University of California, Los Angeles

Lovis Corinth Colloquium XI

Customized Books in Early Modern Europe, 1400-1700


Art History Endowed Lecture

Degas’s Dust

Michelle Foa
Associate Professor
Tulane University

Art History Lecture

Behind the Camera: The Strange Fate of Moscow’s Avant-Garde Architecture

William Brumfield
Professor
Tulane University

 

Monday, March 2
6:00pm
PAIS 290 (Psych. Bldg.)

 


Memorial Service for Sidney Kasfir

Sunday, February 23
1:00pm
Cannon Chapel

 

For those who were unable to attend, you can view the memorial here.

Art History Lecture

Innovative Forms of Digital Public Scholarship

Christina Crawford
Assistant Professor
Emory University

 

Walter Melion
Professor
Emory University

 

Christopher Sawula
Visual Resources Librarian
Emory University

 

Thursday, February 20
10:00am
Emory Center for Digital Scholarship

 


Art History Endowed Lecture

Piranesi’s Lost Book

Heather Hyde Minor
Professor
University of Notre Dame

 

Thursday, February 20
6:00pm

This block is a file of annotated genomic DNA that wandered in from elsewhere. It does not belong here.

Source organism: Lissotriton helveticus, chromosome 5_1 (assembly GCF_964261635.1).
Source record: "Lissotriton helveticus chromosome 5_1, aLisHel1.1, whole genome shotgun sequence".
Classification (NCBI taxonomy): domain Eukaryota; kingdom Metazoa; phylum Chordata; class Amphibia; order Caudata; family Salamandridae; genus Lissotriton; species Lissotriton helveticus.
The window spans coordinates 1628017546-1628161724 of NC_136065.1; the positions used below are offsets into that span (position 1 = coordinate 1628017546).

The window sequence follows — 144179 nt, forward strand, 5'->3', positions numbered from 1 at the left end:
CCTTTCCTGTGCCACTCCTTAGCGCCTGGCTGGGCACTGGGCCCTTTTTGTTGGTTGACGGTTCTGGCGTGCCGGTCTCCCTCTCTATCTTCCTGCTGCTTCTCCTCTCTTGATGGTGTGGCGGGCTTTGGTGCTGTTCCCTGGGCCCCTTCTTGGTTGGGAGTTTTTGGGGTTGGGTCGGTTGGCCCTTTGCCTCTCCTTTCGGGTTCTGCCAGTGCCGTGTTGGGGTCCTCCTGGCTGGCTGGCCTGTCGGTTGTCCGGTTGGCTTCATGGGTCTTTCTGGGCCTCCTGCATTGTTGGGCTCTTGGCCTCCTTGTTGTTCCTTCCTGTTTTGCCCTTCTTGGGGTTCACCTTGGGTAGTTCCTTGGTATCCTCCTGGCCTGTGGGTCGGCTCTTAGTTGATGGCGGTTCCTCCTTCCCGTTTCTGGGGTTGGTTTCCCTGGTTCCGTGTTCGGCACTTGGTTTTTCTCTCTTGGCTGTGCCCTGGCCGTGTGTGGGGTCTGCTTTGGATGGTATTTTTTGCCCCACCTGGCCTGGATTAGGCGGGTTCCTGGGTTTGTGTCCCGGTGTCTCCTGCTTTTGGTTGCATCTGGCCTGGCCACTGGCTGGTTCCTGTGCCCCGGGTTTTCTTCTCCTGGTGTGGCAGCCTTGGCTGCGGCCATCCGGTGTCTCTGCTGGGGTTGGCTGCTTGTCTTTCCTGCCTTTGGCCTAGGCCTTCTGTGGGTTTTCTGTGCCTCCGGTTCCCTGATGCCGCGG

Ackerman Hall, Carlos Museum


Emory Williams Memorial Lecture Series

The Gothic Cathedral of Notre Dame de Paris

Elizabeth Pastan
Emory University

 

Wednesday, February 5
4:30pm
Ackerman Hall, Carlos Museum

 


MAP IT | Little Dots, Big Ideas

Art History Now: Map and Territory, Image and Object

Emily Pugh

Getty Research Institute

Thursday, January 30
5:30pm
Jones Room, Woodruff Library

 


Lovis Corinth Colloquium X

Ekphrastic Image-making in Early Modern Europe and the Americas

December 6-7, 2019
Convocation Hall, Room 208  

 


Art History Endowed Lecture

The End of the Sixties: Kerry James Marshall’s Mementos

James Meyer
Curator of Modern Art, 1945-1974
National Gallery of Art, Washington D.C.  

 

Thursday, November 21, 2019
6:00pm
Ackerman Hall, Carlos Museum